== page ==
Learning a New Skill

by Mike on February 2, 2016

I spent a good part of January in Langebaan, South Africa , which is located about an hour and a half north of Cape Town. I chose to visit this spot because it’s one of the best places in the world to learn kite boarding with flat waters, constant(not gusty) winds, and many accommodations conducive to kite boarders. Needless to say when the wind picks up, I’m out on the water getting as much kite boarding practice in as possible.

Langebaan, South Africa

Langebaan, South Africa

Just by luck, the dollar has significantly appreciated against the South African Rand(ZAR), making my daily expenses significantly cheaper than a year ago.

The downside is that during the weekends and especially during the holiday weeks, the water is often crowded. This leads to tangled kite lines, kites crashing undesirably close to people. So there are trade offs with the destination.

I first learned to kite board

in Fiji with an Australian instructor. Fiji is probably not a popular spot to kite board so I think I received more individualized attention from my instructor than say someone learning elsewhere.

I also took some group lessons in Zanzibar and that’s where I noticed how much more I’ve progressed during my week in Fiji with someone that solely took a week long group lesson in Zanzibar.

With the progression I made, I wanted to get as much kite boarding practice in Langebaan. I brought my own kites from the States because it didn’t make sense for me to rent the kites given the length of time I was going to spend in Langebaan.

Reflecting on my time in Langebaan, it brought me back in time when I was learning to snowboard in Mont Temblánt just outside of Montreal. I was with a group of college friends on a ski trip and one of my buddy’s brought along an extra snowboard. The two other girls on the trip were also learning to snowboard too. So I gave it try with them.

The first time down the mountain, I was catching edges everyday and tumbling down the mountain. It was frustrating, but stuck with it over the next few days. The goal was not to hurt myself and to try to make it down a slope without falling once. Going too fast was terrifying. I made progress by the end of the trip, but nowhere near competent nor comfortable.

Me and my kite

Me and my kite

With learning a new sport or skill, there are things one can do to improve adherence and maybe ease the learning curve.

Take Lessons with an experienced instructor

With kite boarding, getting lessons from a qualified instructors is essential. There’s a lot of moving parts with kite surfing that it’s difficult to learn safely without an instructor. I didn’t take any lessons with snowboarding, but had an experienced friend with showing me some techniques to learn to use my edges while on the bunny slopes.

Surround yourself with like-minded people

This is probably the most crucial element in learning a new skill or achieving a goal. With snowboarding I had a group of friends learning so we progressed together over the course of the ski trip. With kite boarding, I’m staying at an accommodation conducive to kiteboarders with outdoor showers, outdoor locker room storages, so I’m constantly around other like-minded kiteboarders who were better riders than me. Most of them were quick to offer advice when I asked for it.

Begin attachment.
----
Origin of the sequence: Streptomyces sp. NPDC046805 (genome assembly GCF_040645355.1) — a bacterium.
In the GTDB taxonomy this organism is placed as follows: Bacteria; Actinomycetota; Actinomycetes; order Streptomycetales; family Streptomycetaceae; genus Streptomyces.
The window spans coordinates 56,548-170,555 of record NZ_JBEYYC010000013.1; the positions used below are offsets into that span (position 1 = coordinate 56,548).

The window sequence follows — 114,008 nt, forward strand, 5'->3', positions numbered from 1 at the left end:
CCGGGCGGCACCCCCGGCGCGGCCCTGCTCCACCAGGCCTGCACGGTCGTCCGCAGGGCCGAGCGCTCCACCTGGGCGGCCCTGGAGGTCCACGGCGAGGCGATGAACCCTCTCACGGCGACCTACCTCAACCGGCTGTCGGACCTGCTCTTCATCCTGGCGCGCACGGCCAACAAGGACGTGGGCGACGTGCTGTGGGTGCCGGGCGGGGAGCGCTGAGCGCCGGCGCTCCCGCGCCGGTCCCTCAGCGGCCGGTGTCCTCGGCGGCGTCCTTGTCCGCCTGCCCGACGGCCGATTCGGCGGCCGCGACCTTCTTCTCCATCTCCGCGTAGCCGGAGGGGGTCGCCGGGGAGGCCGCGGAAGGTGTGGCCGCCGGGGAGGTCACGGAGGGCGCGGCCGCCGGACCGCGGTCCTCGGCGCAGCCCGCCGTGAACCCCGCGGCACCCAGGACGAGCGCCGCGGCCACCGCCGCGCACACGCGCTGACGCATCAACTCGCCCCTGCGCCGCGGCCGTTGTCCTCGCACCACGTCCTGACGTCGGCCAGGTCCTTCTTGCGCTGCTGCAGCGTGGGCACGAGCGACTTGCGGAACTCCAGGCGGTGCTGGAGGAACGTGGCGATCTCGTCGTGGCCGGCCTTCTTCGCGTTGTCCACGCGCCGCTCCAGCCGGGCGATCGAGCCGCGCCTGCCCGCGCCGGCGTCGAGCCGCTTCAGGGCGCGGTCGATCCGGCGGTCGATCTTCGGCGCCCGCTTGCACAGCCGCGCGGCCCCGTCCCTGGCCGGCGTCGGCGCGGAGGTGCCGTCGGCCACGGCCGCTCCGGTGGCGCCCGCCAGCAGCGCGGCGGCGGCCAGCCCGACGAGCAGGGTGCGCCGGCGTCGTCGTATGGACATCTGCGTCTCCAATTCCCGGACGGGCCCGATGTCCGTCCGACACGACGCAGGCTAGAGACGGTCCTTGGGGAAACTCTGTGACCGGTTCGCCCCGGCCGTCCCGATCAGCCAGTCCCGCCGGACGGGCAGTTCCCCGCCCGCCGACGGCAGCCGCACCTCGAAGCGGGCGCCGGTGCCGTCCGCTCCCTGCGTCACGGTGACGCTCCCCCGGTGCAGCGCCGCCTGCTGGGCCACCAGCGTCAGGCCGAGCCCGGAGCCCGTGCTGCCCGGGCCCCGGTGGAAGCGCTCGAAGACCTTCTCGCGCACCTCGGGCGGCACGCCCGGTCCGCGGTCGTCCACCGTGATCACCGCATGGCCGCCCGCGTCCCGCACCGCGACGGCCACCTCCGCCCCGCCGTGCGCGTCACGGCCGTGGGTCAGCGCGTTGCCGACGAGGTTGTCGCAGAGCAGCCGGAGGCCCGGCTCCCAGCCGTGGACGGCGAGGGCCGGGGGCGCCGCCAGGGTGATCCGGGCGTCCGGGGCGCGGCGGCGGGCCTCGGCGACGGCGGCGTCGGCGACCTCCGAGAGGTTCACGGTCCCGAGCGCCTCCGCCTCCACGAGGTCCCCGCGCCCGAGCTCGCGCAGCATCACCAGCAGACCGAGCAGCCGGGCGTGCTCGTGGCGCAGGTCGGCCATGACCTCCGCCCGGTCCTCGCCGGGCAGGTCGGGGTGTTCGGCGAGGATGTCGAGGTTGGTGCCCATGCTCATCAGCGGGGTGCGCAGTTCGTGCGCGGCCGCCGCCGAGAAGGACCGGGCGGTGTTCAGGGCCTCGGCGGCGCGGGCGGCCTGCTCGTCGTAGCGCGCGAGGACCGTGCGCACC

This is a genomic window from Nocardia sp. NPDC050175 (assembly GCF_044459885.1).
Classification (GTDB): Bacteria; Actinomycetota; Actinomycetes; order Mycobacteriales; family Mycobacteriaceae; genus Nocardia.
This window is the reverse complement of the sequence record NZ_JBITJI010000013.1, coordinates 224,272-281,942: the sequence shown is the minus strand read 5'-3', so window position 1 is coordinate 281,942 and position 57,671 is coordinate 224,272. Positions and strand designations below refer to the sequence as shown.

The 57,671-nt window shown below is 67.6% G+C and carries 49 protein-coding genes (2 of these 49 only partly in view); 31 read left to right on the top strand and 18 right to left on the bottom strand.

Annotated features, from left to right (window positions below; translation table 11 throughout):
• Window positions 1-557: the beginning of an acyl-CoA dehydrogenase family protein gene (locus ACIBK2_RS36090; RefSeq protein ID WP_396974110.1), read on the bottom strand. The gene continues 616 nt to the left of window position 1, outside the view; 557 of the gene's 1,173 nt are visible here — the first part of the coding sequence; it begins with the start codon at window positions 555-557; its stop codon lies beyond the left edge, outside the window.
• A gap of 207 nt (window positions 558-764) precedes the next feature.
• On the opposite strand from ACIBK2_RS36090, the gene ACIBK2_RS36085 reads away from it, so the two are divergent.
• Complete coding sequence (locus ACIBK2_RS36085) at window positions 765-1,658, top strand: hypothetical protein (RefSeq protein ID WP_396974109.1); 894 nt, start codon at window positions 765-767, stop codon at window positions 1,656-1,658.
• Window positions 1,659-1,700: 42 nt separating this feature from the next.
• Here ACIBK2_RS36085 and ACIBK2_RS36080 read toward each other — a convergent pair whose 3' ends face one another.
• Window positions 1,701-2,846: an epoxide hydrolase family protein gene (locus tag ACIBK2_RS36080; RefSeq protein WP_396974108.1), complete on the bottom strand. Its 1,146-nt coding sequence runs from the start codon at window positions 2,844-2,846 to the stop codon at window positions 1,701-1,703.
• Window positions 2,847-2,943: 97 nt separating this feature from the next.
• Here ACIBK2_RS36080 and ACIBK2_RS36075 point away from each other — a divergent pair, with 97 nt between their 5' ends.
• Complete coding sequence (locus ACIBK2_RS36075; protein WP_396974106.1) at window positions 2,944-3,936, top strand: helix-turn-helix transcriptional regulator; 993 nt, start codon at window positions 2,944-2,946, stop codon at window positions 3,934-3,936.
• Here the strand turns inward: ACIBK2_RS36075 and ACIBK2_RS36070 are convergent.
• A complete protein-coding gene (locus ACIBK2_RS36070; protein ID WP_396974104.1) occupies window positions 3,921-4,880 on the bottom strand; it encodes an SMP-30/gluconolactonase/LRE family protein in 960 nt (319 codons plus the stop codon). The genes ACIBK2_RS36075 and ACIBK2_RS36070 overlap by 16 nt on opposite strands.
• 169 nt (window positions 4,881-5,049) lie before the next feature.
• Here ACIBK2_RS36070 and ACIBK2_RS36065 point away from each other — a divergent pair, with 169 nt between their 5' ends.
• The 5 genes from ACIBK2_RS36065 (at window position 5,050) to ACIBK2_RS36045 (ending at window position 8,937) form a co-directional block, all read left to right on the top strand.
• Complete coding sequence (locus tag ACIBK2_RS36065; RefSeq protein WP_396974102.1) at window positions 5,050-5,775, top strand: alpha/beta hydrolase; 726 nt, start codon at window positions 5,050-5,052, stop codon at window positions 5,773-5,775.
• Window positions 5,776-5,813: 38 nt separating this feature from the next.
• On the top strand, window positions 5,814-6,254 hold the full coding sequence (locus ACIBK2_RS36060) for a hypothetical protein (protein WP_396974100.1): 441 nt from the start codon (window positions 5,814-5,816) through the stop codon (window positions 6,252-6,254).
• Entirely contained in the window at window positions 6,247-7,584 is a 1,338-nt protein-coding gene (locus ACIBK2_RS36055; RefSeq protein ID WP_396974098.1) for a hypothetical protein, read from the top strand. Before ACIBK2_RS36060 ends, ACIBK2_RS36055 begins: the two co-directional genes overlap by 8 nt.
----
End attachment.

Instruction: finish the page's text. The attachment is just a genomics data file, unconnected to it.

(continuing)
Lessons will only you take your so far. Like wise with loosing weight, a gym membership will only get you so far. One needs to put in the time and learn the technique. I remember my first time trying to get on the ski lift with a snowboard. It was a terrifying feeling trying to approach the chair loading area without falling. My goal was not to fall and delay everyone else trying to get on the lift. After repeating the route, getting on the ski lift is now routine and now muscle memory. I’m trying to get to the point with setting up my kite and launching in the air safely as a routine that I’ll feel more and more comfortable.

Slowly push yourself out of your comfort zone

There’s two beaches here in Langebaan, Shark’s Bay(no sharks just a name) and Main Beach. Shark’s bay is more conducive to beginners because there’s no current, the water is flat, and most importantly, you can stand up and walk to retrieve your board. Main beach is a little more advanced because there are currents to deal with. I equate the difference between Shark’s Bay and Main beach similar to a green circle and a blue square slope on a mountain – a little more advanced, but not quite like black diamond. After kiting on Main beach without any incident, I’m more comfortable with it like with riding down a blue square or black diamond slope on a snowboard.

Shark's Bay in Langebaan

Shark’s Bay in Langebaan

Final Thought

There’s the individual comfort level of a person that comes into play and a little of bit of luck with learning a new skill. I feel that my personal observations can apply to anyone. In no way am I saying that learning to snowboard will translate to learning kite surfing faster. In fact, I think kite boarding is much harder with many more moving parts, i.e. the wind, board control, current, and waves. I’m merely using the snowboarding and kiteboarding as examples of skills that can be learned with my aforementioned observations. I’ve only spent a few weeks kiteboarding, but that’s not enough, I’ve asked some kiteboarding instructors what’s the longest time they spent away from kiteboarding and their replay was anywhere from 3 weeks to one and half months. So if I want to progress I would need to keep my absence away from the sport to something similar.


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